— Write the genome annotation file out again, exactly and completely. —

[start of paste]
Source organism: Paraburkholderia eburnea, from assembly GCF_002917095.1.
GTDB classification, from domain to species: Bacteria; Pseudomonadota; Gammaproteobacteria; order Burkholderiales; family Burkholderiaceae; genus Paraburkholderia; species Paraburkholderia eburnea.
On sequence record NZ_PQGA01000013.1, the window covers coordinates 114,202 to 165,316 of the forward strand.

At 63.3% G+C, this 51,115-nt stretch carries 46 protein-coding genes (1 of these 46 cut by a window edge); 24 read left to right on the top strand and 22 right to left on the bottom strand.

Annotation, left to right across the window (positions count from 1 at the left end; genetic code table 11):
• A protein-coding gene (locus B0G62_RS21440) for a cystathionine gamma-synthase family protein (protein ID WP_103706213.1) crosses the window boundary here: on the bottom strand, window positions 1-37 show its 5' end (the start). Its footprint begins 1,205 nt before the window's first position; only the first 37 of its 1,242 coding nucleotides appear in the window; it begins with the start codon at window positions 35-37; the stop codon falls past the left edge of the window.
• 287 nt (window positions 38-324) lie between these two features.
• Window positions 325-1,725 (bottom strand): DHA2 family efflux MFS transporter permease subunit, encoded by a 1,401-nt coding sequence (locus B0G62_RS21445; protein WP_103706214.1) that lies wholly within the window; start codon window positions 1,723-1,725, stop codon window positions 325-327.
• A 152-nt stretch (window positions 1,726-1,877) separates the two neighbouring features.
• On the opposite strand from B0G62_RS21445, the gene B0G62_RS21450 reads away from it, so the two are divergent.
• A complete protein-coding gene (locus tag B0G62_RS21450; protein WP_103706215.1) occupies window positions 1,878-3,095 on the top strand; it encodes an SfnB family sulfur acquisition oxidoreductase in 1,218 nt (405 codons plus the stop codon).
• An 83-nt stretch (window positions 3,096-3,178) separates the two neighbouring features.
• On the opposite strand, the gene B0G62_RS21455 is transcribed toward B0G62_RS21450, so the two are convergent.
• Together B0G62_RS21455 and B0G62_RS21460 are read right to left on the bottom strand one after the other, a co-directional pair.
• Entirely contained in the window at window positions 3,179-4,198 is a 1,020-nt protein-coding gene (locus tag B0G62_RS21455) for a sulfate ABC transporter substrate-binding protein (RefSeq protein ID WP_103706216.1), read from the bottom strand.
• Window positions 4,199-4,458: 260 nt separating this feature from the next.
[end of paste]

Source organism: Paraburkholderia eburnea, from assembly GCF_002917095.1.
GTDB classification, from domain to species: Bacteria; Pseudomonadota; Gammaproteobacteria; order Burkholderiales; family Burkholderiaceae; genus Paraburkholderia; species Paraburkholderia eburnea.
On sequence record NZ_PQGA01000013.1, the window covers coordinates 114,202 to 165,316 of the forward strand.

At 63.3% G+C, this 51,115-nt stretch carries 46 protein-coding genes (1 of these 46 cut by a window edge); 24 read left to right on the top strand and 22 right to left on the bottom strand.

Annotation, left to right across the window (positions count from 1 at the left end; genetic code table 11):
• A protein-coding gene (locus B0G62_RS21440) for a cystathionine gamma-synthase family protein (protein ID WP_103706213.1) crosses the window boundary here: on the bottom strand, window positions 1-37 show its 5' end (the start). Its footprint begins 1,205 nt before the window's first position; only the first 37 of its 1,242 coding nucleotides appear in the window; it begins with the start codon at window positions 35-37; the stop codon falls past the left edge of the window.
• 287 nt (window positions 38-324) lie between these two features.
• Window positions 325-1,725 (bottom strand): DHA2 family efflux MFS transporter permease subunit, encoded by a 1,401-nt coding sequence (locus B0G62_RS21445; protein WP_103706214.1) that lies wholly within the window; start codon window positions 1,723-1,725, stop codon window positions 325-327.
• A 152-nt stretch (window positions 1,726-1,877) separates the two neighbouring features.
• On the opposite strand from B0G62_RS21445, the gene B0G62_RS21450 reads away from it, so the two are divergent.
• A complete protein-coding gene (locus tag B0G62_RS21450; protein WP_103706215.1) occupies window positions 1,878-3,095 on the top strand; it encodes an SfnB family sulfur acquisition oxidoreductase in 1,218 nt (405 codons plus the stop codon).
• An 83-nt stretch (window positions 3,096-3,178) separates the two neighbouring features.
• On the opposite strand, the gene B0G62_RS21455 is transcribed toward B0G62_RS21450, so the two are convergent.
• Together B0G62_RS21455 and B0G62_RS21460 are read right to left on the bottom strand one after the other, a co-directional pair.
• Entirely contained in the window at window positions 3,179-4,198 is a 1,020-nt protein-coding gene (locus tag B0G62_RS21455) for a sulfate ABC transporter substrate-binding protein (RefSeq protein ID WP_103706216.1), read from the bottom strand.
• Window positions 4,199-4,458: 260 nt separating this feature from the next.